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Canadians can accomplish great things when we work together on nation building projects - our democracy depends on this spirit of cooperation. It is time that we work together to turn the impossible into possible. Currently across Europe and Asia, new transportation and energy pathways are being created and new infrastructure is being built. This platform is setting the stage for their future economic and social opportunities. To remain competitive, Canada must do the same. We must find a better way to remove domestic barriers and bottlenecks to trade and encourage innovative Canadian products to reach domestic and export markets.

Canada is a nation of enormous resources. We have vast low cost developed and undeveloped hydro, wind and solar. Our hydrocarbon fields form the third largest reserves in the world. Yet today, Canada seems to lack the common and cohesive resolve to use our strengths and abilities to our greatest advantage. We must make the transition to a low-carbon economy, but we cannot ignore the vital economic role our existing resource trade plays in our flexibility to make the needed changes for tomorrow. If we work together to recognize the issues and develop competitive solutions, we can capture many future low-carbon opportunities. To use a truly Canadian analogy, we need to skate to where the puck is going to be, not where it has been. Domestic and international consumers are demonstrating with their pocketbooks and votes that they want lower-carbon products. This is not a debate about climate science or political leanings - this is about the evolution of the world economy, consumer demand, and how Canada will continue to participate.

Electricity is quickly becoming the cheapest and most efficient form of energy and several technological revolutions have meant that the cost of supply is dropping and demand increasing. The cost of wind-generated electricity is now the lowest of any source. More efficient end-use technologies, such as electric vehicles, are nearly cost competitive with internal combustion models at the point-of-sale, not to mention lower in operating costs. These developments are transforming the value proposition and accelerating the world’s transformation to cleaner sources and uses of energy.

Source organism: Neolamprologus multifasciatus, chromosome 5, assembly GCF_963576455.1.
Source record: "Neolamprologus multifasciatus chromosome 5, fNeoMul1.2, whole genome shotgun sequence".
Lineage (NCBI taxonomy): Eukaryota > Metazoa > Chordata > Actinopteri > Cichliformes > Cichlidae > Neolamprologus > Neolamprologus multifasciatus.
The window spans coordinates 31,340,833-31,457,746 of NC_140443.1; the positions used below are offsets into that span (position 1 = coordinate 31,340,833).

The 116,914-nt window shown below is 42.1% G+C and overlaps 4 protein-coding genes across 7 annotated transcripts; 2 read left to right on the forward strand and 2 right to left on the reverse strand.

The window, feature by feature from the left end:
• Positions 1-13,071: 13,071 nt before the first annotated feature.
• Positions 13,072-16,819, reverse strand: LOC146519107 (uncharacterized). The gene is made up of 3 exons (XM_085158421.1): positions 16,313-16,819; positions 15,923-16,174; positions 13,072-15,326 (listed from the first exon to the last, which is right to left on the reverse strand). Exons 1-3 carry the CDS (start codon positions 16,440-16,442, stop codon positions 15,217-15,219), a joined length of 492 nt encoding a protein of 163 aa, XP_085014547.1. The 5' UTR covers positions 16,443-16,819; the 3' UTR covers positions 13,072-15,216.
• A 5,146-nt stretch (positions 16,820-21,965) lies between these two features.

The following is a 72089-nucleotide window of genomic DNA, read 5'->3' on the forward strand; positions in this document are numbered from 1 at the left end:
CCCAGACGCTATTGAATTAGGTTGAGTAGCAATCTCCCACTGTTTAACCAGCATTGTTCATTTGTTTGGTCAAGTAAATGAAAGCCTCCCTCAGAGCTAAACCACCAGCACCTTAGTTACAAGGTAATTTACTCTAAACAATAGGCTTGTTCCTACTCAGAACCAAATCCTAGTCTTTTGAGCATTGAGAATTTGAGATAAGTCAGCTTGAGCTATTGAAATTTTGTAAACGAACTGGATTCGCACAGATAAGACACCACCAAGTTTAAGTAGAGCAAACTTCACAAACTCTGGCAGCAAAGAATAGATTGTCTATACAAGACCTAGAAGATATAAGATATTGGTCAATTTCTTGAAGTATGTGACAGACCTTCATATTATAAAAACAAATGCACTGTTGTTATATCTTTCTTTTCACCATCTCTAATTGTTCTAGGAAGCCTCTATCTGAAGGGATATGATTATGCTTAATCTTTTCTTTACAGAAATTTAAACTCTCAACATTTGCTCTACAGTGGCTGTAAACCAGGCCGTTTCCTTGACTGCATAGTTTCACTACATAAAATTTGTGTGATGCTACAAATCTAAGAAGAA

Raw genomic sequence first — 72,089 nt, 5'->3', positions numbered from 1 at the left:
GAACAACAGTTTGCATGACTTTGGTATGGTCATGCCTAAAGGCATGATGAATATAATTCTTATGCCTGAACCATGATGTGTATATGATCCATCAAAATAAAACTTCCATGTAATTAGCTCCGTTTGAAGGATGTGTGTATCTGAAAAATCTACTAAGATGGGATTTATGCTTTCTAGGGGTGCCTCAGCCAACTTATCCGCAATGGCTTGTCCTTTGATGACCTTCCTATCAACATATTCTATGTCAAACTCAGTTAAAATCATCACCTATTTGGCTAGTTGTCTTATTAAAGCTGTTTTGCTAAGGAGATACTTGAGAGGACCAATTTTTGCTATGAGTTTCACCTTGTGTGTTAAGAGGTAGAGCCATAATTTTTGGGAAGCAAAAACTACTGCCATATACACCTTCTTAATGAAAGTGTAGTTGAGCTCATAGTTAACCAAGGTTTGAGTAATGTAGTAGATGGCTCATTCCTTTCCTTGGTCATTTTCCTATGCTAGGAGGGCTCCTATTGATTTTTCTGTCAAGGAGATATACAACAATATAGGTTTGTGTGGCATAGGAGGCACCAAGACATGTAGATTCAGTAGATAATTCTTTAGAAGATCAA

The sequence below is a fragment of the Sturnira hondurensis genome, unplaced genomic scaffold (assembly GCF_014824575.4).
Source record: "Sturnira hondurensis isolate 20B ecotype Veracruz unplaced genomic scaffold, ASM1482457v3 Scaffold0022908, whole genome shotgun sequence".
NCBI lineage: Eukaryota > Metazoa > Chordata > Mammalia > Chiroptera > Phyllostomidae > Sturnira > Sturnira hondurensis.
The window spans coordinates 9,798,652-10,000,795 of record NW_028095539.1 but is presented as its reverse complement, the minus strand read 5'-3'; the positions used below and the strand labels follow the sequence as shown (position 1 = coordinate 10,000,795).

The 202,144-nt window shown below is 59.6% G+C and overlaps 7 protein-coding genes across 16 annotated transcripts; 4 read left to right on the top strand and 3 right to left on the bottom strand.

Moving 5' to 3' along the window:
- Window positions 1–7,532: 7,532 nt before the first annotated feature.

Consequently, McKinsey, BP, Goldman Sachs, and Shell are all predicting peak oil demand by the mid 2030s to early 2040s. This means that although oil will remain a prominent feature of Canadian’s lives for decades, demand will decline. Consequently, to remain competitive and grow, successful producers need to create new value by producing a superior decarbonized product, rather than expanding production. Canadian petroleum companies are already responding to this challenge; emissions from new oil sands projects are lower than the North American average and will continue to get lower. Our abundant natural gas is helping to displace coal in the US and LNG will help continue this trend in several international markets. Canada leads the world in carbon sequestration technology - the ability to put carbon back into the ground and keep it out of the atmosphere.

However, for lower-carbon products to reach markets we must have transportation flexibility. In the current scenario, jurisdictional barriers, regulatory risks, and cost burdens impede or stop this type of interprovincial trade. This doesn’t just apply to oil and gas, but electricity too. Manitoba and Quebec, two provinces with enormous hydro batteries, sit adjacent to Ontario, which wasted more than $1 billion worth of clean energy in 2016 (Ontario Society of Engineers, 2017) (Ontario Society of Professional Engineers, 2016, p. 5). It’s not unusual in Ontario for wind and solar energy to be curtailed and nuclear facilities to dump excess heat into the Great Lakes to avoid paying the United States to take off-peak electricity away (Office of the Auditor General of Ontario, 2016, pp. 225-226). Finding ways to exchange the regionally specific energy we generate in the most efficient fashion is essential to keeping prices and emissions low nation-wide.